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Mechanics And Poetics: William Carlos Williams and Allen Ginsberg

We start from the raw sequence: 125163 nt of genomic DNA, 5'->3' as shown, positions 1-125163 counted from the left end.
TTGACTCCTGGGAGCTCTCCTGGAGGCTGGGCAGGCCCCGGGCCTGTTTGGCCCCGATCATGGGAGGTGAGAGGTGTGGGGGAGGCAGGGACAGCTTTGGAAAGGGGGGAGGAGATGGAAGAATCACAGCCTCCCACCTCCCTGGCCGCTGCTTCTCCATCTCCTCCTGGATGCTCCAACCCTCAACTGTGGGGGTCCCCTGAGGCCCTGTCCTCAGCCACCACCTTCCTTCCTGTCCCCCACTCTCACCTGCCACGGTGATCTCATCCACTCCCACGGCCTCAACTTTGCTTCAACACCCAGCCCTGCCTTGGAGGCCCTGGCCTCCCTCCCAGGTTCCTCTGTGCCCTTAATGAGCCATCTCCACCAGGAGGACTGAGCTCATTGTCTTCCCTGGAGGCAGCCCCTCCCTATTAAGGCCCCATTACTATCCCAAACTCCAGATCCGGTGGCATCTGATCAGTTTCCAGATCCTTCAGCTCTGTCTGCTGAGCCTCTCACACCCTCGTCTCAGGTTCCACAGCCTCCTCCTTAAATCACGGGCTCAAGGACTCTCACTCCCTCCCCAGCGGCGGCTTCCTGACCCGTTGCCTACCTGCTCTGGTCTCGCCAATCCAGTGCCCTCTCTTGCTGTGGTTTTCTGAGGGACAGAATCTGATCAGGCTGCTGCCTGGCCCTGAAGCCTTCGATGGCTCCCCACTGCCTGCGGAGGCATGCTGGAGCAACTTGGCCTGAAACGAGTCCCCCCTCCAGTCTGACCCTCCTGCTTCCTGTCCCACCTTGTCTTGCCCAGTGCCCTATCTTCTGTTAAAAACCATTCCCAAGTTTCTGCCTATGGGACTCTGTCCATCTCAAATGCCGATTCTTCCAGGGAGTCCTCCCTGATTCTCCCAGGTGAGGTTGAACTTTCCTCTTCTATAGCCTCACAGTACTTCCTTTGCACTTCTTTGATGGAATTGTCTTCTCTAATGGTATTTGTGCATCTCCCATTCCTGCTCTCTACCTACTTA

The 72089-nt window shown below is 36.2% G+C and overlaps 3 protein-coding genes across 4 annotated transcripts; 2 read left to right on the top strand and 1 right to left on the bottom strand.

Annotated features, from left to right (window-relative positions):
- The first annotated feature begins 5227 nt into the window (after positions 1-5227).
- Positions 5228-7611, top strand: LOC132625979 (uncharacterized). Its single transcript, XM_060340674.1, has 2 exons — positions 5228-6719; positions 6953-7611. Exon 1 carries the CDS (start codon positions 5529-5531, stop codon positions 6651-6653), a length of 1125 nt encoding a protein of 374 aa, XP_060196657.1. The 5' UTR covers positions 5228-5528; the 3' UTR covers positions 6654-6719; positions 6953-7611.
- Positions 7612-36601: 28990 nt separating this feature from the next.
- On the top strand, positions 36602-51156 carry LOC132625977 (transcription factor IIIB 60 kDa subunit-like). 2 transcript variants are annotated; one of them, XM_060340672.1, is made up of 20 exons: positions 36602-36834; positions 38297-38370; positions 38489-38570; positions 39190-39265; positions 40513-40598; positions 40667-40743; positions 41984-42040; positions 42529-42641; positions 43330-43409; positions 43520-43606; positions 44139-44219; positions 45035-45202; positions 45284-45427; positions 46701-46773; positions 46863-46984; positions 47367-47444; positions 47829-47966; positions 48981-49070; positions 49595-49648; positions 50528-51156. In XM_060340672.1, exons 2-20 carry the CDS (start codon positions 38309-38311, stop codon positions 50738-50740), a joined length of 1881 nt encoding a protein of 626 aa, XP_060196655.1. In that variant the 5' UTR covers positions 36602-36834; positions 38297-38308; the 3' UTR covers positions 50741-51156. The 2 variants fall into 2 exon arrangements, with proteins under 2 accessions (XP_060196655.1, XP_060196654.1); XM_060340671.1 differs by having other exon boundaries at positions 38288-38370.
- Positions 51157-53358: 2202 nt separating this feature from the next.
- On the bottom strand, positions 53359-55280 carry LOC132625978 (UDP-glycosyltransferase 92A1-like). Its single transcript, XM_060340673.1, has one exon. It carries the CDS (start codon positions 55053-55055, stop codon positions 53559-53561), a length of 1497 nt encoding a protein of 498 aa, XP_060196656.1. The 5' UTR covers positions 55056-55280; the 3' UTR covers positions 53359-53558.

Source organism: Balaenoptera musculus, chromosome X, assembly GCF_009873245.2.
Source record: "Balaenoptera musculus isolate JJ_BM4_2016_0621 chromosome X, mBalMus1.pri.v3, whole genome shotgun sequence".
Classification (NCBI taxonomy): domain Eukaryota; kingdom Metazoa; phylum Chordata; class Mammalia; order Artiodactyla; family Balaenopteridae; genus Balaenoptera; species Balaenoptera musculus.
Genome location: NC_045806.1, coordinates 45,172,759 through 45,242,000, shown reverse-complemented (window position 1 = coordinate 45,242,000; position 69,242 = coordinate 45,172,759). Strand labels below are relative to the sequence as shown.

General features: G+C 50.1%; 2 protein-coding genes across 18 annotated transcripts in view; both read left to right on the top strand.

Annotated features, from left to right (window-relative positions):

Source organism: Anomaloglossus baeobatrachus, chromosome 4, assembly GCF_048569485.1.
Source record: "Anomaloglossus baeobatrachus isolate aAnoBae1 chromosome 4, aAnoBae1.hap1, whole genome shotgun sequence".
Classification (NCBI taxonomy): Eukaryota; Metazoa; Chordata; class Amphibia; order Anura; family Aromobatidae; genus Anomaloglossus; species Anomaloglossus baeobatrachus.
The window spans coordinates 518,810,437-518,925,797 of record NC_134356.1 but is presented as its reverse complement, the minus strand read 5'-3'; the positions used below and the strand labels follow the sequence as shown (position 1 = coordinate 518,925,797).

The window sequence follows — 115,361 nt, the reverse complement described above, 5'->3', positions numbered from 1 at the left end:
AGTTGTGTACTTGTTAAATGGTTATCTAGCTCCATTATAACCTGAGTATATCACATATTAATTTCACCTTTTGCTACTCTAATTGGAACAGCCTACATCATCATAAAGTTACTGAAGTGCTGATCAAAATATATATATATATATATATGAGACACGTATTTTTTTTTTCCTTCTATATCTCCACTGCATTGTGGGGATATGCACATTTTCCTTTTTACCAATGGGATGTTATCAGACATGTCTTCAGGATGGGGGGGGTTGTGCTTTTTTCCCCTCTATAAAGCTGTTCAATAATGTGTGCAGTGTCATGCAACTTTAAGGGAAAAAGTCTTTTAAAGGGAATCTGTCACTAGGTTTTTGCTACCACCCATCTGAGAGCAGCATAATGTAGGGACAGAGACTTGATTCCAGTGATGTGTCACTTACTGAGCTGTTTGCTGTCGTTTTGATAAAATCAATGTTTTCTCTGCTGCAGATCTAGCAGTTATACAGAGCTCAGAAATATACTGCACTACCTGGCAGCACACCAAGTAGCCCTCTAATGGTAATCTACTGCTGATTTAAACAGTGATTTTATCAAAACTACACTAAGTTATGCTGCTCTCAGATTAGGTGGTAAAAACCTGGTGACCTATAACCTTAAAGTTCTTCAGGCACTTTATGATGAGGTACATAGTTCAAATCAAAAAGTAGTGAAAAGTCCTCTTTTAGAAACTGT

William Carlos Williams played an important part in making “Howl” a well-known poem, especially in terms of communication. Indeed, William Carlos Williams wrote an introduction for the poem, in which he admitted that Allen Ginsberg “disturbed”[1] him. Allen Ginsberg wrote many times to his relatives and friends how glad he was to have a poet he admired writing him an introduction. But while Ginsberg was thrilled, writing to his brother, Eugene, in 1956 that “W.C.Williams has written another introduction”[2] or to his father that “W.C.Williams read “Howl” and liked it”,[3] Williams himself was more cautious. First of all, this introduction is “strange” because, according to Barry Miles, “it read almost as if he were confusing Allen Ginsberg with someone else”.[4] Moreover, though we learn in a 1952 letter to Jack Kerouac and Neal Cassady that Williams contacted Random House about Ginsberg’s poetry,[5] he wrote about his poems that “the first look is favorable”,[6] which is less expressive than Ginsberg’s point of view. Worse, Williams also appeared to be criticizing “Howl” and Ginsberg’s writing style in an interview of 1960: Continue Reading…